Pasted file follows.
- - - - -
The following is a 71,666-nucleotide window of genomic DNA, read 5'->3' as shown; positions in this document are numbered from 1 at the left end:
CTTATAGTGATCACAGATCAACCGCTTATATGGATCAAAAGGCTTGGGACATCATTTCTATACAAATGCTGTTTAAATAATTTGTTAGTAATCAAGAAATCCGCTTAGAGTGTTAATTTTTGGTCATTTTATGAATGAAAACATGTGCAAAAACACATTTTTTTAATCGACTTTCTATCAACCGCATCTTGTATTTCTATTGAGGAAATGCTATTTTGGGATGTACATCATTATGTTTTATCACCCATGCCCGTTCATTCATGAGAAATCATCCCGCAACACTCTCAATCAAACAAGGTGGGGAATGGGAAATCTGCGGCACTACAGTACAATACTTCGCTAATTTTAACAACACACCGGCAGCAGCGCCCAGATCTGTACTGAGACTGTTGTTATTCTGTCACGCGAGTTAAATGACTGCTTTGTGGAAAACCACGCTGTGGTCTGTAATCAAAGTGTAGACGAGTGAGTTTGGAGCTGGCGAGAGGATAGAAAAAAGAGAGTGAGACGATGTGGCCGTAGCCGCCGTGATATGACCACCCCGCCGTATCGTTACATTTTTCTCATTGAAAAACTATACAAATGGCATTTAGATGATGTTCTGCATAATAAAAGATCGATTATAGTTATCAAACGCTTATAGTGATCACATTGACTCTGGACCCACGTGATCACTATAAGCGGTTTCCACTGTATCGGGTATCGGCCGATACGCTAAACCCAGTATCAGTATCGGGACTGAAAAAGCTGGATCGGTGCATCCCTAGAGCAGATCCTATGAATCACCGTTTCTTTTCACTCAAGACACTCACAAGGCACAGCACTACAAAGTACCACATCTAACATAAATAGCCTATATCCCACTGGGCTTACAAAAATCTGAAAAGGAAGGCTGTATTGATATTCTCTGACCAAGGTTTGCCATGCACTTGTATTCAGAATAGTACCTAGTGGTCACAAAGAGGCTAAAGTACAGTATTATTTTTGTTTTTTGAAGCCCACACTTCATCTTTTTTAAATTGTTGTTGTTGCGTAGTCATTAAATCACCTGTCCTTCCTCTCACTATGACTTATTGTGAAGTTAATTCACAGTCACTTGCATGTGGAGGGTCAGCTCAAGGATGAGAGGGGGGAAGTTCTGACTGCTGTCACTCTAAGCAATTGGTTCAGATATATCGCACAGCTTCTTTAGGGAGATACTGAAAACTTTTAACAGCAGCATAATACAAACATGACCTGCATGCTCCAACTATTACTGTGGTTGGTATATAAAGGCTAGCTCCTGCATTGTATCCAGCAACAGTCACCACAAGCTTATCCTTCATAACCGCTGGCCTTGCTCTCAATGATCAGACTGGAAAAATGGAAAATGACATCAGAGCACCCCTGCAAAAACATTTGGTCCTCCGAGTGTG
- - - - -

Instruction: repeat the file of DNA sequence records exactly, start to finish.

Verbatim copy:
The following is a 71,666-nucleotide window of genomic DNA, read 5'->3' as shown; positions in this document are numbered from 1 at the left end:
CTTATAGTGATCACAGATCAACCGCTTATATGGATCAAAAGGCTTGGGACATCATTTCTATACAAATGCTGTTTAAATAATTTGTTAGTAATCAAGAAATCCGCTTAGAGTGTTAATTTTTGGTCATTTTATGAATGAAAACATGTGCAAAAACACATTTTTTTAATCGACTTTCTATCAACCGCATCTTGTATTTCTATTGAGGAAATGCTATTTTGGGATGTACATCATTATGTTTTATCACCCATGCCCGTTCATTCATGAGAAATCATCCCGCAACACTCTCAATCAAACAAGGTGGGGAATGGGAAATCTGCGGCACTACAGTACAATACTTCGCTAATTTTAACAACACACCGGCAGCAGCGCCCAGATCTGTACTGAGACTGTTGTTATTCTGTCACGCGAGTTAAATGACTGCTTTGTGGAAAACCACGCTGTGGTCTGTAATCAAAGTGTAGACGAGTGAGTTTGGAGCTGGCGAGAGGATAGAAAAAAGAGAGTGAGACGATGTGGCCGTAGCCGCCGTGATATGACCACCCCGCCGTATCGTTACATTTTTCTCATTGAAAAACTATACAAATGGCATTTAGATGATGTTCTGCATAATAAAAGATCGATTATAGTTATCAAACGCTTATAGTGATCACATTGACTCTGGACCCACGTGATCACTATAAGCGGTTTCCACTGTATCGGGTATCGGCCGATACGCTAAACCCAGTATCAGTATCGGGACTGAAAAAGCTGGATCGGTGCATCCCTAGAGCAGATCCTATGAATCACCGTTTCTTTTCACTCAAGACACTCACAAGGCACAGCACTACAAAGTACCACATCTAACATAAATAGCCTATATCCCACTGGGCTTACAAAAATCTGAAAAGGAAGGCTGTATTGATATTCTCTGACCAAGGTTTGCCATGCACTTGTATTCAGAATAGTACCTAGTGGTCACAAAGAGGCTAAAGTACAGTATTATTTTTGTTTTTTGAAGCCCACACTTCATCTTTTTTAAATTGTTGTTGTTGCGTAGTCATTAAATCACCTGTCCTTCCTCTCACTATGACTTATTGTGAAGTTAATTCACAGTCACTTGCATGTGGAGGGTCAGCTCAAGGATGAGAGGGGGGAAGTTCTGACTGCTGTCACTCTAAGCAATTGGTTCAGATATATCGCACAGCTTCTTTAGGGAGATACTGAAAACTTTTAACAGCAGCATAATACAAACATGACCTGCATGCTCCAACTATTACTGTGGTTGGTATATAAAGGCTAGCTCCTGCATTGTATCCAGCAACAGTCACCACAAGCTTATCCTTCATAACCGCTGGCCTTGCTCTCAATGATCAGACTGGAAAAATGGAAAATGACATCAGAGCACCCCTGCAAAAACATTTGGTCCTCCGAGTGTG